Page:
Offices of the past

June 30, 2020 6:29 am


Currently, offices are packed full of computer technology, where conferences can happen at the touch of a button with others from across the world as a result of the internet. Of course, the office once consisted of a simple chair and a desk with a typewriter, pen and paper. Office administration is evolving and the surroundings must adapt to suit the changing needs of those who work inside them.

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Hundreds of years ago, the nation’s admin was dealt with by the Chancery. Laws were written by hand and hundreds of pigeonholes would be used to store the parchments. It must have taken a lot of time and organization. Thankfully, today’s offices are much more comfortable. If you’re looking for Operator Chairs, visit a site like

During the Industrial Revolution, because of the rapid growth, the first office spaces began to appear. The first designated office building in Britain was built in 1726. It was a three-level brick building called the ‘Old Admiralty’. The 1700s and 1800s witnessed a lot of booming industries, such as, railways, petroleum, retail and banking. Offices came into their own. In 1729, one of the first built offices was the London office for the famous East India Company.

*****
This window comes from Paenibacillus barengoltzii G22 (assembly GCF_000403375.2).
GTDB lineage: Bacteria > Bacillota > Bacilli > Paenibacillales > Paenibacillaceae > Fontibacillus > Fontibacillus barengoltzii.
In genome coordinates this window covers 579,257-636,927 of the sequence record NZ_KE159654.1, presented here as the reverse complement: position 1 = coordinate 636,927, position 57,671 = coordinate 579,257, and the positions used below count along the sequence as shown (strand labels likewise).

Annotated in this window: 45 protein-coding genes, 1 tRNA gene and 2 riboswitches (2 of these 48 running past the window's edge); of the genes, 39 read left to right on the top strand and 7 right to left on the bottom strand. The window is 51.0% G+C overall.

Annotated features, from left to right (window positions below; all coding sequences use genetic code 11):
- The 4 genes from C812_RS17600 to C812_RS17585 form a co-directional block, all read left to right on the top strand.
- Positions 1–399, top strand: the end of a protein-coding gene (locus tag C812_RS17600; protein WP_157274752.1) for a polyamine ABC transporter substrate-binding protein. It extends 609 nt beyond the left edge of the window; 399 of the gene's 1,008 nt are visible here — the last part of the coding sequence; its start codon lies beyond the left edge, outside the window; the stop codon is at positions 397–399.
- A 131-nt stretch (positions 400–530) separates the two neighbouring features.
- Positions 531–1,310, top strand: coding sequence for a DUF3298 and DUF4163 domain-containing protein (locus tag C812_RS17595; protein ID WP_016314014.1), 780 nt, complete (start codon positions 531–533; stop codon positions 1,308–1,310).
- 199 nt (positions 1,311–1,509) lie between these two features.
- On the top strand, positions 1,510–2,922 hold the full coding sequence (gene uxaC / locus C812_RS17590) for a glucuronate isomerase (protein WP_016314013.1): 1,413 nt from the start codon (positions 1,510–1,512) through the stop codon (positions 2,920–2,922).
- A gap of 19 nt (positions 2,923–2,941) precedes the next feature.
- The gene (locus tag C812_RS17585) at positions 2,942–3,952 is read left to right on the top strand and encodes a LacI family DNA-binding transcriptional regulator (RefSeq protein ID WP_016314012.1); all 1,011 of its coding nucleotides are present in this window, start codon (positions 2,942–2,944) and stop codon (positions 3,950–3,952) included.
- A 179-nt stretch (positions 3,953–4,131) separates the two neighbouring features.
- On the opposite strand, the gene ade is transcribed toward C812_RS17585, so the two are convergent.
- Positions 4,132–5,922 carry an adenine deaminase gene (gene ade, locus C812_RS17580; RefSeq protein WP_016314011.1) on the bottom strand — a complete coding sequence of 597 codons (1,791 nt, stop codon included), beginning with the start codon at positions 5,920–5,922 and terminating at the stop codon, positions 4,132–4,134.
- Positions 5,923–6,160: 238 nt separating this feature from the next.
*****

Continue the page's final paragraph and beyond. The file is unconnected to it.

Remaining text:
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Steel and iron were now used in construction, which meant building taller and bigger than ever. The Brunswick building was a purpose-built office block that was created in 1841. Lift were invented in 1852, making it easier to navigate the ever-growing buildings. So, offices as we recognise them today began during the Middle Ages but evolved quickly and significantly during the Industrial Revolution.